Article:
What is nectar robbing?
AThe ancient relationship between flowering plants and pollinators is based on cooperation: one is given help with reproduction, while the other earns a high-energy meal. Delve deeper, though, and it becomes clear that this is a complicated relationship.
Flowers use an astounding array of shapes, colours and scents to entice their preferred pollen porters; for example, deep, tubular flowers are accessible to only the longest tongues. However, many shorttongued bees have learned to sidestep this inconvenient anatomy. These resourceful foragers bite holes through the corolla to gain access to nectaries.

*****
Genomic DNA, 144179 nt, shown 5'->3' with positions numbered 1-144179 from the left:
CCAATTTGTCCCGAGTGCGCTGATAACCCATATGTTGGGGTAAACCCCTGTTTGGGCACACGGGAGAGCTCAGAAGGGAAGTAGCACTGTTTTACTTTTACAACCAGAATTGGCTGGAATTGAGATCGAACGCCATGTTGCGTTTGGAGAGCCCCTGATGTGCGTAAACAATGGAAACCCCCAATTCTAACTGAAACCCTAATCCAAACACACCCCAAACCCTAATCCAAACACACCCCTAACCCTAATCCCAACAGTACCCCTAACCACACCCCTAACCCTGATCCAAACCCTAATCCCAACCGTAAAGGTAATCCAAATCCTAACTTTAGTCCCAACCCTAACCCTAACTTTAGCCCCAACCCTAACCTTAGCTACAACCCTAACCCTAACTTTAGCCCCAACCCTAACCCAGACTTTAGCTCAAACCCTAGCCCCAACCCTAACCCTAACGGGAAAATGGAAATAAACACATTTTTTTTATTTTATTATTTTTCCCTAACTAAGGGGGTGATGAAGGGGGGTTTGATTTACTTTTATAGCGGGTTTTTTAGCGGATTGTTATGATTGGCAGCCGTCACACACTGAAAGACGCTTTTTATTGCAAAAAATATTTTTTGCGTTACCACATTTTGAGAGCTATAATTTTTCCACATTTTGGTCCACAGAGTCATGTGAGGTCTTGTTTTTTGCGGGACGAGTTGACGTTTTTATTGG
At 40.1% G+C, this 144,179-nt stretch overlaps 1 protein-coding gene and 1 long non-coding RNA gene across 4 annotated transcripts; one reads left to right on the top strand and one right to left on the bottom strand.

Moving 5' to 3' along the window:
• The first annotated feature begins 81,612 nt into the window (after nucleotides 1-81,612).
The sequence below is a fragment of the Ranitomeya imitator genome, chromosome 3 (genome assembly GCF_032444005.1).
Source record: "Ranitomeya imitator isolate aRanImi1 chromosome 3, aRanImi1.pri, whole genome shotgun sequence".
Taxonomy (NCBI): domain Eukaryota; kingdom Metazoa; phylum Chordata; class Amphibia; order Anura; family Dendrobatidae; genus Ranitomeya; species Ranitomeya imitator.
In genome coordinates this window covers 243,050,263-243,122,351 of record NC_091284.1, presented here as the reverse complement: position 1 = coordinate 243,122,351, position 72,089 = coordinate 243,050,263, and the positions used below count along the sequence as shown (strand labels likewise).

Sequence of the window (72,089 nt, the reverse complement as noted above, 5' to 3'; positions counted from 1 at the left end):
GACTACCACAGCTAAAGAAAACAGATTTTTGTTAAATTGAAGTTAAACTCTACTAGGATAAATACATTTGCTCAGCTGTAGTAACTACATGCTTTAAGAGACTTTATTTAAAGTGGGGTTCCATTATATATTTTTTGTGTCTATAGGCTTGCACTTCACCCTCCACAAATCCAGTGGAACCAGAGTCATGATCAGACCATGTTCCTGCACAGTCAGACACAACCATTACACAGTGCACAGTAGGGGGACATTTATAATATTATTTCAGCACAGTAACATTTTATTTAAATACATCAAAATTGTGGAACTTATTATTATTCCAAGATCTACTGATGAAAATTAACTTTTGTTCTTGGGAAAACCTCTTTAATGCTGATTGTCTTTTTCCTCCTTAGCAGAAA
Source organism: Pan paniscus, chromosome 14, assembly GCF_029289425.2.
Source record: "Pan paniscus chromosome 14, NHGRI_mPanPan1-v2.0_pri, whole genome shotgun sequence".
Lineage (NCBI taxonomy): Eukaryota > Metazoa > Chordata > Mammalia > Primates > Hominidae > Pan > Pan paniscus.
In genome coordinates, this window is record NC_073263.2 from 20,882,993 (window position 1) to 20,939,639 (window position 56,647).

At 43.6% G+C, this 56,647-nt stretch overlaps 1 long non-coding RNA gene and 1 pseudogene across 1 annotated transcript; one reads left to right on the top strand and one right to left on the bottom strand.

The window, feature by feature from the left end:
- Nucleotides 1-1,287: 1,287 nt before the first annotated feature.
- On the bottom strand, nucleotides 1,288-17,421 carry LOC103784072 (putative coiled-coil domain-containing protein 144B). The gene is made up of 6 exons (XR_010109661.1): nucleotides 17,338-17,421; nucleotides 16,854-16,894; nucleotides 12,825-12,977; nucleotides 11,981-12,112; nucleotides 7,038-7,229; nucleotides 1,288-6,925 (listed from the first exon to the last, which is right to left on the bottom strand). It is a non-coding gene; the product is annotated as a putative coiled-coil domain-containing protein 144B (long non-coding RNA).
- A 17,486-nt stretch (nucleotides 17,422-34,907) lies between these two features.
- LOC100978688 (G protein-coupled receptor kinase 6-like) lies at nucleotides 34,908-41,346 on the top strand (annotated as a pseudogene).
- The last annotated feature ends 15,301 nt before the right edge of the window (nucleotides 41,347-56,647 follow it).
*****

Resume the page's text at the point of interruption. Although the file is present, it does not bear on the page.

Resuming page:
Flowers such as comfrey, aquilegia and honeysuckle commonly bear the mark of a thief. Buff-tailed and red-tailed bumblebees are known to pilfer, and can learn this behaviour from one another; other bees are not averse to using the holes created by these thieves.
Interestingly, research shows that nectar robbers don’t necessarily have a negative effect on a plant’s ability to set seed, and many bee species combine theft with honest foraging.
Having chewed a hole in the base of a comfrey flower with its mandibles, a bumblebee extends its tongue into the corolla to ‘rob’ nectar.